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Publication numberUS3807012 A
Publication typeGrant
Publication dateApr 30, 1974
Filing dateNov 13, 1972
Priority dateJan 8, 1971
Publication numberUS 3807012 A, US 3807012A, US-A-3807012, US3807012 A, US3807012A
InventorsLoqvist K
Original AssigneeFagersta Ab
Export CitationBiBTeX, EndNote, RefMan
External Links: USPTO, USPTO Assignment, Espacenet
Method of making a composite roller for hot and cold rolling
US 3807012 A
Abstract
A method for making a roller for hot and cold rolling by placing at least the radial inner portion of a hard metal ring in a mold cavity, heating the mold cavity and the hard metal ring and casting therearound, at least at the inner part of the radial sides of the inner ring, an annular hub of ferrous alloy. After casting, the hub and the hard metal ring are cooled, the hub shrinking more than the hard metal ring so as to exert compression forces thereagainst to hold the same in place.
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United States Patent [191 Loqvist [451 Apr. 30, 1974 METHOD OF MAKING A COMPOSITE ROLLER FOR HOT AND COLD ROLLING [75] Inventor: Kaj Ragnar Loqvist, Fagersta,

Sweden [73] Assignee: Fagersta Aktiebolag, Fagersta,

Sweden 22 Filed: Nov. 13, 1972 211 Appl. No.: 306,049

Related US. Application Data [62] Division of Ser. No. 210,440, Dec. 21, 1971.

[30] Foreign Application Priority Data Jan. 8, 1971 Sweden 170/71 [52] US. Cl 29/1484 D, 29/129, 29/132, 29/5275, 164/103, 164/105 [51] Int. Cl B23p 17/00, B22d 19/12 [58] Field of Search 29/125, 129.5, 130, 132,

[56] References Cited UNITED STATES PATENTS 1,549,218 8/1925 Raym 164/106 2,342,159 2/1944 Moran 29/148.4 D 3,609,849 10/1971 Krol 29/132 3,667,096 6/1972 Edsmar... 29/125 1,132,611 3/1915 Osler 164/103 1,153,197 9/1915 Craig 164/103 1,309,182 7/1919 Clerglet 164/103 2,026,612 1/1936 Chase 164/105 X Primary Examiner-Richard J. Herbst Assistant ExaminerD. C. Reiley, 111 Attorney, Agent, or Firm-Larson, Taylor and Hinds [5 7] ABSTRACT A method for making a roller for hot and cold rolling by placing at least the radial inner portion of a hard metal ring in a mold cavity, heating the mold cavity and the hard metal ring and casting therearound, at least at the inner part of the radial sides of the inner ring, an annular hub of ferrous alloy. After casting, the hub and the hard metal ring are cooled, the hub shrinking more than the hard metal ring so as to exert compression forces thereagainst to hold the same in place.

5 Claims, 4 Drawing Figures METHOD OF MAKING A COMPOSITE ROLLER FOR HOT AND COLD ROLLING This is a division, of application Ser. No. 210,440 filedDec. 21-, 1971.

The present invention refers to a roller for hot-rolling and/or cold-rolling, in which the rolling surface is formed by a hard metal ring on a roller body or hub of a ferrous alloy, for instance steel. In manufacturing rollers having a rolling surface of hard metal it is for economically desirable to minimize the amount of hard metal required. Usually the hard metal has been connected to roller body by means of a mechanical joint. This requires close tolerances and relatively expensive manufacturing operations such as grinding. Further, assemblies of this kind are sensitive to temperature variations, and the hard metal ring has a tendency to burst.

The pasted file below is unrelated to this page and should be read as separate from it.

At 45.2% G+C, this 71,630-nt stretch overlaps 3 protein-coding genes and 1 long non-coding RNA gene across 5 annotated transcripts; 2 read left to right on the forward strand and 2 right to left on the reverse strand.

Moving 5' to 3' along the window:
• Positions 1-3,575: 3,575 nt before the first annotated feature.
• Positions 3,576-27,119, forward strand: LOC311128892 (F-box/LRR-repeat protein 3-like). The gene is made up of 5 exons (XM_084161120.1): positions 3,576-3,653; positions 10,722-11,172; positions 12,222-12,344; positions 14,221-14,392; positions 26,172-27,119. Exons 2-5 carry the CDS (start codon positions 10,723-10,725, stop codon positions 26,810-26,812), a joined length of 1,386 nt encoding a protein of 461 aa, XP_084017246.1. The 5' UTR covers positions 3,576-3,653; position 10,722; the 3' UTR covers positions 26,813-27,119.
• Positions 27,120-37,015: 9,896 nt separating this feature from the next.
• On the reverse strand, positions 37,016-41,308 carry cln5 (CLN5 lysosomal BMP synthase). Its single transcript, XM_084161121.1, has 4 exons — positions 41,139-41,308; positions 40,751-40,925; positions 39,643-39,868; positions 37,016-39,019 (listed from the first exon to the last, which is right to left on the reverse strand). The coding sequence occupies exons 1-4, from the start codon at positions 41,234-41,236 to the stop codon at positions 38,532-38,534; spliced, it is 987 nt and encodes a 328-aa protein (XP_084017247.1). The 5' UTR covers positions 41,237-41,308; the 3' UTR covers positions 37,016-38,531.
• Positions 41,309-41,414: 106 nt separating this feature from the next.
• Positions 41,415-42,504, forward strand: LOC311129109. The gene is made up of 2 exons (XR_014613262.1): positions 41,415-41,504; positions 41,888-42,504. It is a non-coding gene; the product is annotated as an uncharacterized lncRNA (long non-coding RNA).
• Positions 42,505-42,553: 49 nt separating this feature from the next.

The object of the invention is to eliminate the disadvantages of prior known assemblies of this kind. The present invention is characterized in that the roller body is cast around the hard metal ring and that the cross sectional width of the hard metal ring increases from the rolling surface towards the centre of the roller, so that a pre-stressing is obtained of the hard metal ring when located in the body or hub of ferrous alloy, for instance steel.

Since the roller body or hub is cast around the hard metal ring it is no longer necessary to grind same before the mounting operation as in prior known hard metal roller assemblies. The hard metal ring is securely fastened to the hub by means of the compressive stresses which are exerted against the side edges of the hard metal ring by the hub. The compressive stresses derive from the difference between the coefficients of expansion of the hard metal and the ferrous alloy or steel. The magnitude of the compressive stresses may be regulated by varying the inclination of the side edges of the hard metal ring in relation to the shaft of the roller. The side edges may also be wave-formed or formed with grooves or other unevennesses in order to improve the transmission of the torque between the hard metal ring and the hub. The casting may be done in a sand mould or cast iron mould or in any other known way.

An example of a method whereby a hub of a ferrous alloy such as steel can be cast around a hard metal ring is described in the following paragraph.

First a cast iron mold is treated with an emulsion of oil and graphite. Then a hard metal ring is placed in the cast iron mold and the assembly is preheated in a furnace to a temperature such as 600C. in order to prevent blister formation in the casting and to reduce the effects of the difference in the coefficients of thermal expansion. The heating should take place in a protective atmosphere or in a vacuum in order to prevent oxidizing of the hard metal ring and the cast iron mold. Next a molten ferrous alloy material is poured into the mold. Cooling should be done slowly so that the ferrous alloy shall not be brittle. After a suitable time the hard metal ring assembly is removed from the cast iron mould and is packed into a heat isolating material. The hard metal assembly may be packed into the heat isolating material without having been removed from the cast iron mould.

The accompanying drawings deplict a hard metal ring assembly. FIG. 1 is a side-view of a hard metal ring, and FIG. 2 is a cross-sectional view taken along the line II ll of FIG. 1. FIG. 3 is a side view of a roller assembly according to the invention, and FIG. 4 is a crosssectional view taken along the line IV IV of FIG. 3.